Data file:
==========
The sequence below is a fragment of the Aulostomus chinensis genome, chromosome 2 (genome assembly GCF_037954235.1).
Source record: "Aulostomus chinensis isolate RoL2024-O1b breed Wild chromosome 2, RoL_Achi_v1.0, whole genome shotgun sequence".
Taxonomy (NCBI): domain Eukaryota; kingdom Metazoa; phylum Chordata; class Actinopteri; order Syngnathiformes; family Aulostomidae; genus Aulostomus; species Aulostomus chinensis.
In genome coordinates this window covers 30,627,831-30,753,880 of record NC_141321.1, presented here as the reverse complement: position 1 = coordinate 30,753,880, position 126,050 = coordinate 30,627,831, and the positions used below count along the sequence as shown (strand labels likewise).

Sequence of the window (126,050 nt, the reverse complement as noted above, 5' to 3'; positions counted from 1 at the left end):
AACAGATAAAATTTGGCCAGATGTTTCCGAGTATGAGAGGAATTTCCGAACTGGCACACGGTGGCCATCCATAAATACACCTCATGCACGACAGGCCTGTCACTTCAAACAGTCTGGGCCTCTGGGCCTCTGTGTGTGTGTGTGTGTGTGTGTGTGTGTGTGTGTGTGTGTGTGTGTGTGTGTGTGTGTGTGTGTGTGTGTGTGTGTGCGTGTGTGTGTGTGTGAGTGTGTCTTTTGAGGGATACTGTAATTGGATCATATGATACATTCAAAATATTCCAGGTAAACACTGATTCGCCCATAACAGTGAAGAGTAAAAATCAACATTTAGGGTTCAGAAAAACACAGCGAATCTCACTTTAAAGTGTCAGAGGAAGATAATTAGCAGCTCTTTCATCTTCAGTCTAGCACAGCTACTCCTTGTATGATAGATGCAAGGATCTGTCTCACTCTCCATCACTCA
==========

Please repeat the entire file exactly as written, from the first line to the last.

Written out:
The sequence below is a fragment of the Aulostomus chinensis genome, chromosome 2 (genome assembly GCF_037954235.1).
Source record: "Aulostomus chinensis isolate RoL2024-O1b breed Wild chromosome 2, RoL_Achi_v1.0, whole genome shotgun sequence".
Taxonomy (NCBI): domain Eukaryota; kingdom Metazoa; phylum Chordata; class Actinopteri; order Syngnathiformes; family Aulostomidae; genus Aulostomus; species Aulostomus chinensis.
In genome coordinates this window covers 30,627,831-30,753,880 of record NC_141321.1, presented here as the reverse complement: position 1 = coordinate 30,753,880, position 126,050 = coordinate 30,627,831, and the positions used below count along the sequence as shown (strand labels likewise).

Sequence of the window (126,050 nt, the reverse complement as noted above, 5' to 3'; positions counted from 1 at the left end):
AACAGATAAAATTTGGCCAGATGTTTCCGAGTATGAGAGGAATTTCCGAACTGGCACACGGTGGCCATCCATAAATACACCTCATGCACGACAGGCCTGTCACTTCAAACAGTCTGGGCCTCTGGGCCTCTGTGTGTGTGTGTGTGTGTGTGTGTGTGTGTGTGTGTGTGTGTGTGTGTGTGTGTGTGTGTGTGTGTGTGTGTGTGTGCGTGTGTGTGTGTGTGAGTGTGTCTTTTGAGGGATACTGTAATTGGATCATATGATACATTCAAAATATTCCAGGTAAACACTGATTCGCCCATAACAGTGAAGAGTAAAAATCAACATTTAGGGTTCAGAAAAACACAGCGAATCTCACTTTAAAGTGTCAGAGGAAGATAATTAGCAGCTCTTTCATCTTCAGTCTAGCACAGCTACTCCTTGTATGATAGATGCAAGGATCTGTCTCACTCTCCATCACTCA